Date of Award


Degree Type


Degree Name

Master of Arts in Marine Affairs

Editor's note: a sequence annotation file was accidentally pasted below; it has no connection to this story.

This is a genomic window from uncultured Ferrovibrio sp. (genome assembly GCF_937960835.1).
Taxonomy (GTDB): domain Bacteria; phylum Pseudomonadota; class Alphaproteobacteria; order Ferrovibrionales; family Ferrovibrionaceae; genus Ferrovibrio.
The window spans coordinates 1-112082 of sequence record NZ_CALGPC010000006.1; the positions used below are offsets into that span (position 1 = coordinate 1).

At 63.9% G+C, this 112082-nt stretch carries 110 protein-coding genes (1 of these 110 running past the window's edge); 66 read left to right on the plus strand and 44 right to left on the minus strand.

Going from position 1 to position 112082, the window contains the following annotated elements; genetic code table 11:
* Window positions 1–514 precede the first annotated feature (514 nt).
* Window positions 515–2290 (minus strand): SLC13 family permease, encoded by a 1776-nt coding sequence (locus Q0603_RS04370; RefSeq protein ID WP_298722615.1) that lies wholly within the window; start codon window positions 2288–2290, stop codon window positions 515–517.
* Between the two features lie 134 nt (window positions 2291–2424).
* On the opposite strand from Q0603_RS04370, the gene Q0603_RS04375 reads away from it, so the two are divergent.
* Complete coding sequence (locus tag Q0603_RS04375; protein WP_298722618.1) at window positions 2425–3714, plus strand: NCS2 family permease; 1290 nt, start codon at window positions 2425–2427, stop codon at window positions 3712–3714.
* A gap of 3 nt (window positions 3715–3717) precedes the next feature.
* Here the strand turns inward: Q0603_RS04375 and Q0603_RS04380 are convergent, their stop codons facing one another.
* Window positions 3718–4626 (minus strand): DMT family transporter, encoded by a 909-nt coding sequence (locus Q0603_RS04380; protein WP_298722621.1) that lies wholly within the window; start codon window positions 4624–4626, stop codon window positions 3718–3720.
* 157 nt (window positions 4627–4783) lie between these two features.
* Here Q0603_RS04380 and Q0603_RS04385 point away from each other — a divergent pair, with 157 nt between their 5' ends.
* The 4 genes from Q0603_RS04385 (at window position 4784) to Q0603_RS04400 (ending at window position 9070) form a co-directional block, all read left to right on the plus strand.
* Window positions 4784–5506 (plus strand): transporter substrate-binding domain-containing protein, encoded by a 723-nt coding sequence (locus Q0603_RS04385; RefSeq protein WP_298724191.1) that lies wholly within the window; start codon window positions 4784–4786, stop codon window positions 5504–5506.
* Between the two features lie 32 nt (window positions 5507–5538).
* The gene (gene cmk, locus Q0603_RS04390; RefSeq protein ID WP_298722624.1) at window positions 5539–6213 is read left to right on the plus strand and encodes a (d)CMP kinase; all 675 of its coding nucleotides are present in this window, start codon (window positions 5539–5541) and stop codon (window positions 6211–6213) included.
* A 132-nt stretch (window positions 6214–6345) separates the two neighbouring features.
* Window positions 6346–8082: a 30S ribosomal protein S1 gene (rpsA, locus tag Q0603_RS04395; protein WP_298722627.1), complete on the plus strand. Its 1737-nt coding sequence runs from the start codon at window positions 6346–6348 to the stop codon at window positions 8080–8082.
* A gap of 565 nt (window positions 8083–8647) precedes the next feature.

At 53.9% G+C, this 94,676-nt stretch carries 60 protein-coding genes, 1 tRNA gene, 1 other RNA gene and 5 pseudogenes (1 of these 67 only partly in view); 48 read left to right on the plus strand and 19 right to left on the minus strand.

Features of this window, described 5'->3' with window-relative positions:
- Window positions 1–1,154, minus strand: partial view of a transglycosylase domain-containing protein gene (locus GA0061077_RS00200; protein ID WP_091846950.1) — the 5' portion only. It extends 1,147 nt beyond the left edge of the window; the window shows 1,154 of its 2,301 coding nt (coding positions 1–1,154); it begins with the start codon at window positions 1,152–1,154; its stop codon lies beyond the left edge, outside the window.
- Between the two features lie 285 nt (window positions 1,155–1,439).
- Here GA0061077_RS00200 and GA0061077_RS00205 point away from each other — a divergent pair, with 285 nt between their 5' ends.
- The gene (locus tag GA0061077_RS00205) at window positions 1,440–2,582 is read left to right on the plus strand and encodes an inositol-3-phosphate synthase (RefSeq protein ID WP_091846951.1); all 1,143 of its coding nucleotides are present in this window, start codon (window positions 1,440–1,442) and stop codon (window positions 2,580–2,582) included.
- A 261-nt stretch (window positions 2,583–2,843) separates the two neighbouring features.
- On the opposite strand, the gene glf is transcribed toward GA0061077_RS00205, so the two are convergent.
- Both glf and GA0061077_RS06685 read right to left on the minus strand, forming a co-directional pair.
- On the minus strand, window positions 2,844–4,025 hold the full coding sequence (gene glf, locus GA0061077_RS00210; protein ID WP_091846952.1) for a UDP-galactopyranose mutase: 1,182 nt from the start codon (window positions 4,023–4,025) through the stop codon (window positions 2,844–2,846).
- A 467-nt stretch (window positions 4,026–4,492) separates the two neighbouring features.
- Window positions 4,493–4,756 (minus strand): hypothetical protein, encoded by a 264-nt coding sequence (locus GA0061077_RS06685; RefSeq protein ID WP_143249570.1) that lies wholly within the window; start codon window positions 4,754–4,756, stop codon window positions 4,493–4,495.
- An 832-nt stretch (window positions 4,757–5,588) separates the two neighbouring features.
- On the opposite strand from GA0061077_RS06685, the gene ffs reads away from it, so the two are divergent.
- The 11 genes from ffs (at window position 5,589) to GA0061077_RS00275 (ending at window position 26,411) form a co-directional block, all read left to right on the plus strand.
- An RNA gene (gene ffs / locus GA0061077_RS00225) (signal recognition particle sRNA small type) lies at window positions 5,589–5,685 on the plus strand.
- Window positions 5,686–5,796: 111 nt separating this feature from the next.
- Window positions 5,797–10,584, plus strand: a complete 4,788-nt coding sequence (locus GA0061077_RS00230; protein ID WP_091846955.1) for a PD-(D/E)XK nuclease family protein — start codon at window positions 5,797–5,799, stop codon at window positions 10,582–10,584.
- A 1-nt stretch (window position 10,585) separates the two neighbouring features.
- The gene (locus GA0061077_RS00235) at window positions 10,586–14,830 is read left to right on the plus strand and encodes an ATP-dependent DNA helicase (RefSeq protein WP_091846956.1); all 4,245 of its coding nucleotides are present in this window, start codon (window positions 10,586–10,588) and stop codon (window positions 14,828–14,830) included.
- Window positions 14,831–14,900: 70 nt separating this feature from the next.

Satellite remote sensing has the capacity to aid the three major components of a fishery: research, management, and the fishing industry. An evaluation of the potential of satellite-derived data to the fishery is based upon six case studies which are presented as evidence of the capabilities of satellite-borne sensors. Peripheral applications pertaining to the marine environment and possible applications for the future are reviewed. Three basic categories of remote sensing programs related to the fishery are defined: one to test the applicability of the technology to the field of fisheries; another to employ the technology to fisheries research; and a third to provide remote sensing technology for commercial interests. Problems limiting the usage of remote sensing in fisheries are discussed. The possibilities of initiating a commercial venture to provide sea surface temperature charts to the fishing industry are explored; the foundation for such a venture at the present would be precarious. It was determined that the most successful contributors to remote sensing of fisheries were sea surface temperature and ocean color data. Data on sea surface wind activity is expected to be of great value, although initial studies were terminated with the early failure of the SEASAT-A mission. Temperature sensors and a scatterometer are included in future space programs; an ocean color imager is not. Until a full complement of relevant sensors is in orbit, the full potential of satellite remote sensing to the fishery cannot be realized. The factors governing deployment of an ocean color imager, and therefore limiting the potential of remote sensing, are of a political and economic nature. As a result, certain activities of import to fisheries are endangered, and many programs reliant upon ocean color data remain experimental.